Today I finished printing and framing the two latest pieces I have been furiously chronicling here for no apparent reason. By the way, this piece is a small part of a project I am ramping up called “The Twenty-Seven Best Memories of Theodore Clayborne by The Genius Artist Hiromi.” If that title sounds intentionally ridiculous, maybe that is because it is meant as more of a story-visual art hybrid; a fictional piece of art might be an okay way to put it. Or maybe the title is ridiculous, which is definitely not what I am going for, but I passionately feel that there is an exciting idea in there and therefore proceeding is just something I have to do.
Here’s the second piece. The black was a lot runnier and the whole thing is a bit less nuanced. It’s like the angry, destructive version of the serene and sanguine first piece.
And just so that the completion of these prints is not just an occasion for me to write to myself online, I joined 900 of my closest friends in this line for a slim shot at exhibiting immediately.
The donkey’s bones are still on display at the University
Printing of the Mt. Tam pieces continues. One of the many things I appreciate and enjoy about screenprinting is that it allows me to produce several versions of one work in parallel. This provides incentive for freer experimentation, since it’s not a disaster if any one experiment should yield catastrophic results. This is sort of similar to absurdly low rates of taxation on investment profits providing the appropriately reduced risk that society’s elite need to trickle all that cash down to us schmucks with day jobs. Actually it is exactly like that.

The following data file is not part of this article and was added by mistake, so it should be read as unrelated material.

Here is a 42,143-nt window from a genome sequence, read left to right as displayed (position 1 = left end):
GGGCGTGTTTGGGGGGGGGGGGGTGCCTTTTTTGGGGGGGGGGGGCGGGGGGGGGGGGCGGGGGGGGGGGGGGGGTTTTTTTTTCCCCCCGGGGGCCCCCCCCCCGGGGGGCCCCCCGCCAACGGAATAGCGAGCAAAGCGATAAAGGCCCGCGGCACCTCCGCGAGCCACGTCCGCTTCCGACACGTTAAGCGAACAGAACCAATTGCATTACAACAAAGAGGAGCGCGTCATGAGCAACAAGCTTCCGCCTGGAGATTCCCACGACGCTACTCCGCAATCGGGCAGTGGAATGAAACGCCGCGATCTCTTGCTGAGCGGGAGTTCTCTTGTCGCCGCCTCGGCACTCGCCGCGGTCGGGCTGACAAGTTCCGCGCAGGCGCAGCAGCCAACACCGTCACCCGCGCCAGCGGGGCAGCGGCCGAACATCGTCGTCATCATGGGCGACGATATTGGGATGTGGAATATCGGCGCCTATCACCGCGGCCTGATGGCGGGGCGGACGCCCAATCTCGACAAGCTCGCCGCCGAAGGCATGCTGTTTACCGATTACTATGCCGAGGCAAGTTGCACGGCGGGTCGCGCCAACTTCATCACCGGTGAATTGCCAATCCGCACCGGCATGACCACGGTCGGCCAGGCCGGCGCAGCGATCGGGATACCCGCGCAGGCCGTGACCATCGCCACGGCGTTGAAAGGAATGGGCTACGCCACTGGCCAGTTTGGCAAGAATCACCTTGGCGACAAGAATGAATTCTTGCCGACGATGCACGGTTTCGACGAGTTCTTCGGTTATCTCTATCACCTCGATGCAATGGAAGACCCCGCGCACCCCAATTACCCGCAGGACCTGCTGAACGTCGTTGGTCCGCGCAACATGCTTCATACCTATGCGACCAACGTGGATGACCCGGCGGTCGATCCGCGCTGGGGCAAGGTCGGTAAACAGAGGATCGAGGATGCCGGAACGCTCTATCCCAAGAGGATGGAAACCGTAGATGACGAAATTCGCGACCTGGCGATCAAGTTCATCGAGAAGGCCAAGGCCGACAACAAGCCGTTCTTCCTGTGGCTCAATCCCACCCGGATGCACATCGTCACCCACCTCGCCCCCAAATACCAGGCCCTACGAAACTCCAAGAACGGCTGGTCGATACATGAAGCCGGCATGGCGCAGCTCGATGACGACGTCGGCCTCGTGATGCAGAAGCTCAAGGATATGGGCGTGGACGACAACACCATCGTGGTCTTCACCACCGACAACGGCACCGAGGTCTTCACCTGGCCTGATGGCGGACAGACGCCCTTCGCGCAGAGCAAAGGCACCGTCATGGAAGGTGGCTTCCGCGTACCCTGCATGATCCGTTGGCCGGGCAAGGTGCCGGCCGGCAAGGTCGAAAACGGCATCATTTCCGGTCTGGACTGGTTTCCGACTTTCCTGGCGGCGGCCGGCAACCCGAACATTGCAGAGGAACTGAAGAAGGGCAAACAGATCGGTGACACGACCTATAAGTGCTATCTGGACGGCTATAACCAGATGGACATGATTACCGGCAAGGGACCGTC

So far I think I kind of like where this experimentation is going, with the image resolving into photorealism at a distance and the bright color splotches revealing themselves to be made up of little dots when you get real close. I like art that has different stuff going on at up close and from a distance. Or if the nothing else, the pine box frame makes it look like legitimate art.
Note that I still have one more black print to add on the far right…or does it look more interesting the way it is?